|The Soyuz spacecraft. Image c/o William Self/ The Plain Dealer.|
NASA has issued a statement saying that it intends to purchase six seats on Russian Soyuz spacecraft to carry US, Canadian, European and Japanese astronauts to the International Space Station (ISS) and back to Earth in 2018.
As outlined in the February 6th, 2015 Space News article, “NASA Issues Sole Source Notice for Six Soyuz Seats,” the announcement was received with mixed emotions.
|Boeing CST 100 and Space Dragon V2. Graphic c/o Space.com.|
Although space enthusiasts may be discouraged by this extended astronaut downtime, it is helpful to remember that similar lulls have occurred before. Canadian astronauts experienced an 8-year gap between Marc Garneau’s 1984 mission and Roberta Bondar’s 1992 flight. US astronauts had a 6-year gap between 1975’s Apollo-Soyuz Test Project and 1981’s first Space Shuttle flight.
Made in Space (MIS), a Silicon Valley-based start-up that built a zero-gravity 3D printer installed on the International Space Station (ISS) four months ago, says the first set of objects is complete and the preliminary results are good.
|Graphic showing the parts that were printed as part of the 3D printing in zero gravity technology demonstration. Graphic c/o Made in Space.|
According to a Jan 27th, 2015 Made in Space blog post, “3D Printing In Space: Four Months In,” the printer created fourteen unique objects over the course of the experiment.
These ranged from objects designed to test the printer’s accuracy at creating features like holes and overhangs, to a part for the 3D printer itself (a faceplate), to an actual working tool: a small ratchet. The ratchet’s design file was even emailed to the ISS to be printed; the first time in history that this has been done in space.
The printed objects will be brought back to Earth later this year and sent to the NASA Marshall Space Flight Centre in Alabama for analysis and stress testing.
The use of 3D printing technology in space, though still in its earliest stage, is poised to make a big impact. Space-based 3D printers would give astronauts the ability to manufacture tools and components on-site without needing to bring them along, with significant savings on space, weight and fuel.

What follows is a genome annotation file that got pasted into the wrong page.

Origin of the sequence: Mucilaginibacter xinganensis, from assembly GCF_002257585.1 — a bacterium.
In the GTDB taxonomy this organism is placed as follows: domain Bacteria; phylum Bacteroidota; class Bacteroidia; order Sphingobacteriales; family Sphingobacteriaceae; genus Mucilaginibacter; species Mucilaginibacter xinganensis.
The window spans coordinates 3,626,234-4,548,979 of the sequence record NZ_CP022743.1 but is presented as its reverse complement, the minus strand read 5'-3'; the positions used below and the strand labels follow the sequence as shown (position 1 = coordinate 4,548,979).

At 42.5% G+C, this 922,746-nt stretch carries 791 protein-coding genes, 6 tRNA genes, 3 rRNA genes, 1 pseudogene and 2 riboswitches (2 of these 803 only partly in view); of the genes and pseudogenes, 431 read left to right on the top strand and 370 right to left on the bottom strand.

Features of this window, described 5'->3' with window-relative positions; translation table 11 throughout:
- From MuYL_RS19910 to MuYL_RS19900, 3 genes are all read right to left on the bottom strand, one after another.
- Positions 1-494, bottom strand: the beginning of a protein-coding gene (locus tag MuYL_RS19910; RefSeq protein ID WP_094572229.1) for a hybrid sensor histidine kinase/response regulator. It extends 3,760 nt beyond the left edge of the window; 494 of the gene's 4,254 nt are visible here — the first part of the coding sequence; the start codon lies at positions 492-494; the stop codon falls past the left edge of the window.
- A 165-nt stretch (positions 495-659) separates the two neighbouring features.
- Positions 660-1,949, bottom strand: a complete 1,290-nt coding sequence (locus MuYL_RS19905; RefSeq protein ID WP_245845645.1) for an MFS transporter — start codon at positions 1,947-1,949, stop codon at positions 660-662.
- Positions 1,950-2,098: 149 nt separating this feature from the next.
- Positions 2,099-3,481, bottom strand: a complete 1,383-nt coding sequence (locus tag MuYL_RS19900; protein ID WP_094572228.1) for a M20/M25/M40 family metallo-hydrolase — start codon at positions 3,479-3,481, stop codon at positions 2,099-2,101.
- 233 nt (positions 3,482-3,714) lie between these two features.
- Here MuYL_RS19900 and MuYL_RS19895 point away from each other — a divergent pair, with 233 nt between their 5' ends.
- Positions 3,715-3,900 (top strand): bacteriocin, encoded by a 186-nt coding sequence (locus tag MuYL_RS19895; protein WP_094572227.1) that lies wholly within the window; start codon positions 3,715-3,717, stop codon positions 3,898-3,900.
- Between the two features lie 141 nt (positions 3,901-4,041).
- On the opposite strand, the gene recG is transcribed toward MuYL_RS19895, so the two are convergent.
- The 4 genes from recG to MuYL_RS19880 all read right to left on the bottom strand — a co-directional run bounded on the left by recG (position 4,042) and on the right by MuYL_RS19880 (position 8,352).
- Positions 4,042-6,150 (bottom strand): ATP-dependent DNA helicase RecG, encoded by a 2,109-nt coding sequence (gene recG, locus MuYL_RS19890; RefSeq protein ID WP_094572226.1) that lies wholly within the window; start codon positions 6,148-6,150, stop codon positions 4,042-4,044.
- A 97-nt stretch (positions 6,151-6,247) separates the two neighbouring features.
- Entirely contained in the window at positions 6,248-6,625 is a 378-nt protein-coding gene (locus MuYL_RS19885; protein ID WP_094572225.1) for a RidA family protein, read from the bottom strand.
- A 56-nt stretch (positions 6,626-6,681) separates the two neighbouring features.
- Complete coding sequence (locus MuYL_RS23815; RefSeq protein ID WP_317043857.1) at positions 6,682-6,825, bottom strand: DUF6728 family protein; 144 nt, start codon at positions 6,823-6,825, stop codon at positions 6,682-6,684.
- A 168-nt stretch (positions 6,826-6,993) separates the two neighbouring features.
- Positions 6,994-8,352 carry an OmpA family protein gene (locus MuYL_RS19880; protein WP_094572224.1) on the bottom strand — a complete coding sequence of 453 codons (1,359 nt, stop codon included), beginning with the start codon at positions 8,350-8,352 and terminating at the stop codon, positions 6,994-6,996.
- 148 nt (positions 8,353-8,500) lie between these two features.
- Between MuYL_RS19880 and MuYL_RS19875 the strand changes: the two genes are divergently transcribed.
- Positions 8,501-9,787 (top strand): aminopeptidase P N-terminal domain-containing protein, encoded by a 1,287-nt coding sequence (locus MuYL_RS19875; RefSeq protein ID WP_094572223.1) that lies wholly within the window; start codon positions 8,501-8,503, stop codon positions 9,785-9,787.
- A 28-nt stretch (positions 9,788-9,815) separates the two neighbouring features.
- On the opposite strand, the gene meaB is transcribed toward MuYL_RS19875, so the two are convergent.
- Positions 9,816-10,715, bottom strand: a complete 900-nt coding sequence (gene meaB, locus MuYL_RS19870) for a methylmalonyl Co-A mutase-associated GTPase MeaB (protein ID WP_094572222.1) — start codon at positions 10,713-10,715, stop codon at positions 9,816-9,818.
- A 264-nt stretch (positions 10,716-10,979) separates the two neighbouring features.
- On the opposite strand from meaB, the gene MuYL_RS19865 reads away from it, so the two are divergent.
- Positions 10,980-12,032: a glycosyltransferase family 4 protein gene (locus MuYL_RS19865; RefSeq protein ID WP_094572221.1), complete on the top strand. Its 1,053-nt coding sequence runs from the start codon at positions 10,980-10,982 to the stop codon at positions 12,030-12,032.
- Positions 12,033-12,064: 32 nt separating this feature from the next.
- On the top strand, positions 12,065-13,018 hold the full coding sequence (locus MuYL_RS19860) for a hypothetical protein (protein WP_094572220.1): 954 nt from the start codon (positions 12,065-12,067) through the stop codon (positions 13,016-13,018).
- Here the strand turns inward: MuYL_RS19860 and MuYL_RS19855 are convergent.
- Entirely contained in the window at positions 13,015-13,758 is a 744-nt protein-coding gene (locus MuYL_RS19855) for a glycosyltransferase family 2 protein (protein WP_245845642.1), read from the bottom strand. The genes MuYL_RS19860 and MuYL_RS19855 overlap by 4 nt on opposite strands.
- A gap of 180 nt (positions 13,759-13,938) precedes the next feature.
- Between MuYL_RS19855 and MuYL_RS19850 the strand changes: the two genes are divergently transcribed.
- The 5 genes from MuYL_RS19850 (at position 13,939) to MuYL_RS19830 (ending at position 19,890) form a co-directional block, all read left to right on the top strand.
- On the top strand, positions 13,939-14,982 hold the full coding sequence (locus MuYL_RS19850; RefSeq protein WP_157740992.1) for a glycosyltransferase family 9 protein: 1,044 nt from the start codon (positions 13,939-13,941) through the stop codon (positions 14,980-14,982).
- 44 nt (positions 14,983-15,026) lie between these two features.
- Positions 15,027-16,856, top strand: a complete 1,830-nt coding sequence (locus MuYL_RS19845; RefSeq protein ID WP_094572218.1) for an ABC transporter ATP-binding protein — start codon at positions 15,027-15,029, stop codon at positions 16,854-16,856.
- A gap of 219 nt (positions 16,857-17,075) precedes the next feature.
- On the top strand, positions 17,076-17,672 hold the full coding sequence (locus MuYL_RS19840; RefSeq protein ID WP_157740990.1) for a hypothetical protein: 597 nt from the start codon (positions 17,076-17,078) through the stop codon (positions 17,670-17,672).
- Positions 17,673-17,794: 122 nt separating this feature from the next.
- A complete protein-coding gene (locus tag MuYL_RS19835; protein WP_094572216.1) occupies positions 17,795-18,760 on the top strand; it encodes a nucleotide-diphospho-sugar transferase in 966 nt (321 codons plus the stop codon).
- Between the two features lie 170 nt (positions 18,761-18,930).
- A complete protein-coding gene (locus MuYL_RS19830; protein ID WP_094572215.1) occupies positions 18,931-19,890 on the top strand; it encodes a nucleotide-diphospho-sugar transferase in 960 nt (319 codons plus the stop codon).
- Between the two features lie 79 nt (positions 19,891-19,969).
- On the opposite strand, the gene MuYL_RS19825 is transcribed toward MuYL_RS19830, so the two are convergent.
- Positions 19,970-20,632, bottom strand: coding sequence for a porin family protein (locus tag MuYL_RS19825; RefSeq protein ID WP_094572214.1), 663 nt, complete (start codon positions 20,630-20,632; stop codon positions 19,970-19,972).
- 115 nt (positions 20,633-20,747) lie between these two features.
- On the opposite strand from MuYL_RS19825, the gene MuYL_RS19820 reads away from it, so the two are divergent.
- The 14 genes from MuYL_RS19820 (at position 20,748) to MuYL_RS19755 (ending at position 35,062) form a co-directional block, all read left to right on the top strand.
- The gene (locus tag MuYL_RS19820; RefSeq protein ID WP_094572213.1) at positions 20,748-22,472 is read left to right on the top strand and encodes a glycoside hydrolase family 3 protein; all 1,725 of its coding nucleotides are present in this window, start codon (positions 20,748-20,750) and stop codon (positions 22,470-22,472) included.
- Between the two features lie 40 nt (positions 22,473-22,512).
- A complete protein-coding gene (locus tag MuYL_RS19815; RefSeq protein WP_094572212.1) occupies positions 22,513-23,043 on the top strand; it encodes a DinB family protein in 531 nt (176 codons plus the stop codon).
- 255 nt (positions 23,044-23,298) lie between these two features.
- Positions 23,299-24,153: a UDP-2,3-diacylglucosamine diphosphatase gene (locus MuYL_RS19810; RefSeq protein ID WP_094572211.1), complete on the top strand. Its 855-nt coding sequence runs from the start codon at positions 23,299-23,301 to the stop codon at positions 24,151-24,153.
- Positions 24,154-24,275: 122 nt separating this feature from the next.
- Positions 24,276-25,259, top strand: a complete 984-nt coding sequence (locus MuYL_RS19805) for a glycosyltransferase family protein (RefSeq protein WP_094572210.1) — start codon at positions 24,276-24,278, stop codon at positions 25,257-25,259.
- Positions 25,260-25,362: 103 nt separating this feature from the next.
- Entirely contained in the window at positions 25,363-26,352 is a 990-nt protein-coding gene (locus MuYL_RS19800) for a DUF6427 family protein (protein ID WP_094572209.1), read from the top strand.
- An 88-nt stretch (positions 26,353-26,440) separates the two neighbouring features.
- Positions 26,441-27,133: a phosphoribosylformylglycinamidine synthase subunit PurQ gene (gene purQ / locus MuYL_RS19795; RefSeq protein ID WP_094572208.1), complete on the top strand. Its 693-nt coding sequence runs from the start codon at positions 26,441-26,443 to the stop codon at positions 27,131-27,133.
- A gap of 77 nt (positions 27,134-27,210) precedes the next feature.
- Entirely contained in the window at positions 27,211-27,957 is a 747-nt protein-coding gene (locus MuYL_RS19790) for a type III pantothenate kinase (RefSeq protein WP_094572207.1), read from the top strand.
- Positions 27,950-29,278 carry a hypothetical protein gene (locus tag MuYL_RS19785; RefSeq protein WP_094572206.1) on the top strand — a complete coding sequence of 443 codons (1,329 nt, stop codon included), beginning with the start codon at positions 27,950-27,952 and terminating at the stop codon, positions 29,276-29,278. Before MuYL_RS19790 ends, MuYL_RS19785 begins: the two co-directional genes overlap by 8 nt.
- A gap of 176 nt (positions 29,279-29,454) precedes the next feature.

In addition, the ability to manufacture objects in space would give astronauts greater options in unforeseen situations like malfunctions and accidents. In a sign of the technology’s potential, the US Navy is also experimenting with 3D printers, installing them on combat ships to see if they can be used to produce tools, components and weapons.
MIS was founded in August 2010 by Aaron Kemmer, Jason Dunn, Mike Chen, and Michael Snyder, who all met while taking part in the graduate studies program at Singularity University (SU), a private, unaccredited learning institution/space start-up accelerator located at the NASA Ames Research Centre in Moffett Field, California.
Also located at Moffett Field, MIS was one of the first startups to emerge from SU. MIS’ goal is “enabling humanity’s future in space,” by developing additive manufacturing (i.e. 3D printing) technology for use in the space environment. By creating an additive manufacturing capability in space, MIS seeks to accelerate and expand space development.
The emailing of an object to a space station for manufacture in orbit, which would have seemed the most Star Trekkian of fantasies 20 years ago, is now reality.
By Chuck BlackBC based UrtheCast is opening new offices and hiring new people. The firm has announced plans to open a second office in Vancouver able to house up to 40 video specialists, GIS experts, web dev…
|Oleg Ostapenk. Photo c/o NASA.|
A series of recent, and often contradictory news reports, originating from Russian media outlets and picked up by western media, are only the latest signs that the Russian space industry is jockeying for position in anticipation of updates to its long-term space exploration plan.